Tag Archives: creationism

We study Ayn Rand for the same reason we study Creationism

Alan Wolfe on Ayn Rand:

In the academy, she is a nonperson. Her theories are works of fiction. Her works of fiction are theories, and bad ones at that. Should the Republicans actually win in 2012, we might need to study her in the academic world. It would be for the same reason we sometimes need to study creationism.

Via the Dish.

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Bill Nye: If you want to believe creationism, fine. Please don’t teach it to your kids.

Via the Dish.

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Claude K. Bell with an unfinished Cabazon dinosaur

 Claude K. Bell with an unfinished Cabazon dinosaur

This is Claude Bell with his unfinished brontosaurus sculpture Dinney. In one of the most brilliant marketing moves in history, Bell wanted to attract customers to his Wheel Inn Cafe, so he built an enormous dinosaur statue. And it worked.

Sadly, after Bell died, the location was bought up by creationists and is now a creationist museum.

From It’s Late, via Ffffound.

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They convinced a six-year-old

A story comes to us from Answers in Genesis about the six-year-old son of a Christian family whose “heart has been changed” since they took him to the Creation Museum.

At the end of the show her 6 year old son . . . grabbed one of the cards credit card type, the one you can sign the back of if you make a commitment to Christ and took it home. Later that night, as he was drying off from his bath, he turned and looked at his mom and asked, “Mommy, am I a Christian?” So they talked and prayed because he really wanted to know Jesus. He was so happy after that while he was brushing his teeth, he kept stopping to sing,” I’m a Christian, I’m a Christian!” They went and told his dad then pulled out that little card and he proudly signed his name and dated the card.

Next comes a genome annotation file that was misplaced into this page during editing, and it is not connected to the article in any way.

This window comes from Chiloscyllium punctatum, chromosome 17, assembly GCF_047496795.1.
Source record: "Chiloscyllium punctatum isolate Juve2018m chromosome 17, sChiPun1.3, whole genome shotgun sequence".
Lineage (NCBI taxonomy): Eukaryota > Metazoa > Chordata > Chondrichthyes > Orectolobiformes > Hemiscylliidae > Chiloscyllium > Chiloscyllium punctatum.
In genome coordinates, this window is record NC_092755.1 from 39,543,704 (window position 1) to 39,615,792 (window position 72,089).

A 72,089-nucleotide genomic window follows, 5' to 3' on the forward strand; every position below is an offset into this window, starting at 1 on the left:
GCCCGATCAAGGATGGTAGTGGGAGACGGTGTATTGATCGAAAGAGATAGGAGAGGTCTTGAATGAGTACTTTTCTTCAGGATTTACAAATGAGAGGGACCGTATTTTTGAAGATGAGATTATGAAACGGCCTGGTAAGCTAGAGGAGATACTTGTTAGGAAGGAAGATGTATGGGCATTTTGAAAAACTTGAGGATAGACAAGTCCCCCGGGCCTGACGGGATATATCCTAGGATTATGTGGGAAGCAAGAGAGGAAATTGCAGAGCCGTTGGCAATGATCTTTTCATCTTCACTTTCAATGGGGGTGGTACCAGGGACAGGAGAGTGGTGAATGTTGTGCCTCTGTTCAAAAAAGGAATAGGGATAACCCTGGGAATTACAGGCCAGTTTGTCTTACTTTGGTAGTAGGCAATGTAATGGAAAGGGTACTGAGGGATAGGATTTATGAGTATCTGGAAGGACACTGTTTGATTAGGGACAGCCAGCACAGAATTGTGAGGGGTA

It is truly amazing that the museum was able to convince a six-year-old boy that the way to be a good person was to profess the same beliefs as his parents. The Lord is truly working miracles through the Creation Museum by getting young children to make lifetime commitments to things that they don’t really understand.

Via Unreasonable Faith.

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The first rule of Creation Museum Date Night

Is that there are no homos allowed at Creation Museum Date Night.

They explained to us (my friends, I arrived after them) that the Creation Museum Date Night was a “Christian environment”, therefore the presence of two men eating dinner together would not be allowed. The very sight of this would “add an un-Christian element to the event” and “disrupt the evening for everyone”.

The Creation Museum rep further informed us that you cannot be a Christian if you are gay, asking “can you tell me what exactly is Christian about being gay?“. How can you argue with that logic?

Via The Morning News.

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Terry Hurlbut – heroic feats of ignorance

I was reading a pretty poor anti-atheist article: “Despite billboard, atheism is contrary to logic and against reason”. The author’s main argument is that atheism is a negative and you can’t prove a negative, which indicates that this man has never had a serious discussion about atheism with an actual atheist.